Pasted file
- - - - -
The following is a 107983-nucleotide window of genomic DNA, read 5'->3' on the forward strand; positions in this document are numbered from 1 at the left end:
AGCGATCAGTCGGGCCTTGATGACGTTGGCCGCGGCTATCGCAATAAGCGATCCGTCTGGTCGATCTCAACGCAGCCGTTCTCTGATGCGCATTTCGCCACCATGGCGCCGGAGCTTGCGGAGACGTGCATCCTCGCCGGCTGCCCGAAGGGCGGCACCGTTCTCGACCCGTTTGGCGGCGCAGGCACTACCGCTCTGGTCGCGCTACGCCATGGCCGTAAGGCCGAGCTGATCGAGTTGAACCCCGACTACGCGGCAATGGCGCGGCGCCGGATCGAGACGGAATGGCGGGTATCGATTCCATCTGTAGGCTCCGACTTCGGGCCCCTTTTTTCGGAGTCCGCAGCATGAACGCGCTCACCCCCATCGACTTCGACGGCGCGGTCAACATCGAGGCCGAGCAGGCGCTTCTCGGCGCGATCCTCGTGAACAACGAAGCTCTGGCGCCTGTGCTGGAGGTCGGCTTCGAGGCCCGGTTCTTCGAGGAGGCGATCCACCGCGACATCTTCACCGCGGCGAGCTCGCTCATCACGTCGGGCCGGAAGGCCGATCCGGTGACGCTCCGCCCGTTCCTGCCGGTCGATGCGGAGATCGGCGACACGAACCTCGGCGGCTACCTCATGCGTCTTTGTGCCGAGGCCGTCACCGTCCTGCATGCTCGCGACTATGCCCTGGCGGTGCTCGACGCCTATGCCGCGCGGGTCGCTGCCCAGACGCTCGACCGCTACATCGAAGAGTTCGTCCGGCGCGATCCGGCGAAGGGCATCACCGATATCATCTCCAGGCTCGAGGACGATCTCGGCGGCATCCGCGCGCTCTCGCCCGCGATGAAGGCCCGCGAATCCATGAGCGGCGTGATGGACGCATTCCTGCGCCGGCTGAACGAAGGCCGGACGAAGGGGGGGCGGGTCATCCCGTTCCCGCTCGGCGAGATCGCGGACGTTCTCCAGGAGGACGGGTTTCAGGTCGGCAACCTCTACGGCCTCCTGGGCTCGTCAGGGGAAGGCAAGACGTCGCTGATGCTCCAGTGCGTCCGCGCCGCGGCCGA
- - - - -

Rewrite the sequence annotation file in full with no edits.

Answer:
The following is a 107983-nucleotide window of genomic DNA, read 5'->3' on the forward strand; positions in this document are numbered from 1 at the left end:
AGCGATCAGTCGGGCCTTGATGACGTTGGCCGCGGCTATCGCAATAAGCGATCCGTCTGGTCGATCTCAACGCAGCCGTTCTCTGATGCGCATTTCGCCACCATGGCGCCGGAGCTTGCGGAGACGTGCATCCTCGCCGGCTGCCCGAAGGGCGGCACCGTTCTCGACCCGTTTGGCGGCGCAGGCACTACCGCTCTGGTCGCGCTACGCCATGGCCGTAAGGCCGAGCTGATCGAGTTGAACCCCGACTACGCGGCAATGGCGCGGCGCCGGATCGAGACGGAATGGCGGGTATCGATTCCATCTGTAGGCTCCGACTTCGGGCCCCTTTTTTCGGAGTCCGCAGCATGAACGCGCTCACCCCCATCGACTTCGACGGCGCGGTCAACATCGAGGCCGAGCAGGCGCTTCTCGGCGCGATCCTCGTGAACAACGAAGCTCTGGCGCCTGTGCTGGAGGTCGGCTTCGAGGCCCGGTTCTTCGAGGAGGCGATCCACCGCGACATCTTCACCGCGGCGAGCTCGCTCATCACGTCGGGCCGGAAGGCCGATCCGGTGACGCTCCGCCCGTTCCTGCCGGTCGATGCGGAGATCGGCGACACGAACCTCGGCGGCTACCTCATGCGTCTTTGTGCCGAGGCCGTCACCGTCCTGCATGCTCGCGACTATGCCCTGGCGGTGCTCGACGCCTATGCCGCGCGGGTCGCTGCCCAGACGCTCGACCGCTACATCGAAGAGTTCGTCCGGCGCGATCCGGCGAAGGGCATCACCGATATCATCTCCAGGCTCGAGGACGATCTCGGCGGCATCCGCGCGCTCTCGCCCGCGATGAAGGCCCGCGAATCCATGAGCGGCGTGATGGACGCATTCCTGCGCCGGCTGAACGAAGGCCGGACGAAGGGGGGGCGGGTCATCCCGTTCCCGCTCGGCGAGATCGCGGACGTTCTCCAGGAGGACGGGTTTCAGGTCGGCAACCTCTACGGCCTCCTGGGCTCGTCAGGGGAAGGCAAGACGTCGCTGATGCTCCAGTGCGTCCGCGCCGCGGCCGA